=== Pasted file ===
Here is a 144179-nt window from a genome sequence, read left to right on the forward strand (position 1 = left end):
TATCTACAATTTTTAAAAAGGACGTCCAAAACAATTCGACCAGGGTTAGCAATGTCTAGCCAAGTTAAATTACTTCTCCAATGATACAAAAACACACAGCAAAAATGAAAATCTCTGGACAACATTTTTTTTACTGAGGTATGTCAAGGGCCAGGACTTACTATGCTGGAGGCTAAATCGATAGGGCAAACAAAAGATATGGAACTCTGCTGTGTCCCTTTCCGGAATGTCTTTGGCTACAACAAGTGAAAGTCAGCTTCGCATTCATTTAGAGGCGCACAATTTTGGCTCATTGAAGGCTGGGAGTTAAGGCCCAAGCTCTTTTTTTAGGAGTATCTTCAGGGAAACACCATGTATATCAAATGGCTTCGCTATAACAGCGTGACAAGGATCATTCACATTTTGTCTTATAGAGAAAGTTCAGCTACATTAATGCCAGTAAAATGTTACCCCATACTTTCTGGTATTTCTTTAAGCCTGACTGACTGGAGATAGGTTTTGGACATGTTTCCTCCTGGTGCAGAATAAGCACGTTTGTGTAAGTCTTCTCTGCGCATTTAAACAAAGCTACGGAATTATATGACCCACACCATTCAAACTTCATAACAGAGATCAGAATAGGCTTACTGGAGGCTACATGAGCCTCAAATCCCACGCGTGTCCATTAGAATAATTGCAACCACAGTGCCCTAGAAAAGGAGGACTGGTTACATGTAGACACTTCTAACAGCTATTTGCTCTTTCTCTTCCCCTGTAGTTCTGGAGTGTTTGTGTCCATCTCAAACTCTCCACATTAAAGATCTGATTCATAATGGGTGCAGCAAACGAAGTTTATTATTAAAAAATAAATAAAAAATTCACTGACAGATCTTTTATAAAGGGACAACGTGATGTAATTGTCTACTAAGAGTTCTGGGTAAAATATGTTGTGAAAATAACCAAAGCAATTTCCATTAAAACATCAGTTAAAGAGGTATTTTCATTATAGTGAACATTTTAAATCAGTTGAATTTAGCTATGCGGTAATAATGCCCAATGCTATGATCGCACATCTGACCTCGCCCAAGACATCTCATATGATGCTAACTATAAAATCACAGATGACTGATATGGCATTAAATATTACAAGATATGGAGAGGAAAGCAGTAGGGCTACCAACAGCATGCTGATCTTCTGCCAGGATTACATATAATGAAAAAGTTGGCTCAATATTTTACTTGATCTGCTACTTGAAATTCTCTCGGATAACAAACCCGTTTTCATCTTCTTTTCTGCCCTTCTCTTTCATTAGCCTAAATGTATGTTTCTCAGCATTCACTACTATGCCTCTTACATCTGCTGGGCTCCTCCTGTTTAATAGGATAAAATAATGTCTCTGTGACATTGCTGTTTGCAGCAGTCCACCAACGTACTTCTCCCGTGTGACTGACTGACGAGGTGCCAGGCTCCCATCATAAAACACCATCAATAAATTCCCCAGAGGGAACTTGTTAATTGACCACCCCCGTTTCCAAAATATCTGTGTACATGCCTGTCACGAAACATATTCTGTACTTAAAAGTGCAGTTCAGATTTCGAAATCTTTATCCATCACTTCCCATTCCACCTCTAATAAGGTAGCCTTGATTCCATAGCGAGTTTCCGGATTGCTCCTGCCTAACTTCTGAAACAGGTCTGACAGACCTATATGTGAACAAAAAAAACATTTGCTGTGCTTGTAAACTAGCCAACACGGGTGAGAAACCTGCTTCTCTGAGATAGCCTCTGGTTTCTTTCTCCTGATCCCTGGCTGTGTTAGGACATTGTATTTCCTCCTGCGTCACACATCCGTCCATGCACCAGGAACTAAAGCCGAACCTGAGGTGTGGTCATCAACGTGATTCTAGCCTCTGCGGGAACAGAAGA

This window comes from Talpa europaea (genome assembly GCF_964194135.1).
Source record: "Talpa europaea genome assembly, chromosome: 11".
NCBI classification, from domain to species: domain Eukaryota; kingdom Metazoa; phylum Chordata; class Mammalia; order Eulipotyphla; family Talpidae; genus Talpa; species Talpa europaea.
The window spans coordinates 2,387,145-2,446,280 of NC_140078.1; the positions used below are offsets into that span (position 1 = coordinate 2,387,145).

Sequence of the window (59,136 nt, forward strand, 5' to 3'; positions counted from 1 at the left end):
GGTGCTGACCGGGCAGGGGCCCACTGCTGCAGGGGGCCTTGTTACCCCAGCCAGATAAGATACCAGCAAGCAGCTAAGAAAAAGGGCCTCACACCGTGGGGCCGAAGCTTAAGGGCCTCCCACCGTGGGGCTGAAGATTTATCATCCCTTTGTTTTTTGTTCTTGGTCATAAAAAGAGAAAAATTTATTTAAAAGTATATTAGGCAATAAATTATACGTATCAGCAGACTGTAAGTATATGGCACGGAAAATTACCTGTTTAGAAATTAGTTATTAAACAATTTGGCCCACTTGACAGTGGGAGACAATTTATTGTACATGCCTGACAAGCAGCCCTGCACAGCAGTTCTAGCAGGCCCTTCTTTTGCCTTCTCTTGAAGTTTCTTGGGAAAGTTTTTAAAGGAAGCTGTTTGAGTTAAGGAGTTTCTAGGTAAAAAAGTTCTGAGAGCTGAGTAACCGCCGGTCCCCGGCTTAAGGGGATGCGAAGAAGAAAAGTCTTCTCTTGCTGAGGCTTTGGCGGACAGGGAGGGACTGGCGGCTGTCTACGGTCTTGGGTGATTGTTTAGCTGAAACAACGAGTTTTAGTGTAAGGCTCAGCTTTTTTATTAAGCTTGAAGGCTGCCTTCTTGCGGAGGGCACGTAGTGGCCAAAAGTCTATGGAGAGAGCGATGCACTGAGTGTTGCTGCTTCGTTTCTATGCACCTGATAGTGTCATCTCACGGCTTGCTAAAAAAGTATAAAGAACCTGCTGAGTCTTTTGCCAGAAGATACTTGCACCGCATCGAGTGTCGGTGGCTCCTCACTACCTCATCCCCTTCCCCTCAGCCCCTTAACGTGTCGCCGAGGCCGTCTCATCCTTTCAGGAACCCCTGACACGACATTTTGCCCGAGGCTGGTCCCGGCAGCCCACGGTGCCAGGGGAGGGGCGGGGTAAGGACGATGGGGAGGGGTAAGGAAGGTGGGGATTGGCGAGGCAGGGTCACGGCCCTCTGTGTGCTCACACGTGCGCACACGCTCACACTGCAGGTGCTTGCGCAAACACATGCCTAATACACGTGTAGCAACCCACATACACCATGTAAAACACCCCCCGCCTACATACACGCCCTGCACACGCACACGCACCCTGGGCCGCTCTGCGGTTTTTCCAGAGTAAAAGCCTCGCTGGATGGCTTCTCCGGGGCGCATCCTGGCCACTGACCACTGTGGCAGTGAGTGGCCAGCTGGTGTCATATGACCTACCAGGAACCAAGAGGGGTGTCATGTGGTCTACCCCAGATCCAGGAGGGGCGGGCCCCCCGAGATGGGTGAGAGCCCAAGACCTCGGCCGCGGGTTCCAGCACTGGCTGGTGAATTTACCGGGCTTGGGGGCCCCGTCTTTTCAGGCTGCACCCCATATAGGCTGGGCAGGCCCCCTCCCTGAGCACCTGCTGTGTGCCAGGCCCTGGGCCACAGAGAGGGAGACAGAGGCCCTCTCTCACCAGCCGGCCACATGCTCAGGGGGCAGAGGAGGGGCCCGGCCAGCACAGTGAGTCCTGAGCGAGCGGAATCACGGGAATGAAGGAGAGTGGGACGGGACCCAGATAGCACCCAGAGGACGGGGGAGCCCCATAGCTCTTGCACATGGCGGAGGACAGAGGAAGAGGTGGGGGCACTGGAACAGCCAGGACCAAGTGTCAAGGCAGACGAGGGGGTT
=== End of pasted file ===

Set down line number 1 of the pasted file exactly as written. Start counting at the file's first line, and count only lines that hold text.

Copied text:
Here is a 144179-nt window from a genome sequence, read left to right on the forward strand (position 1 = left end):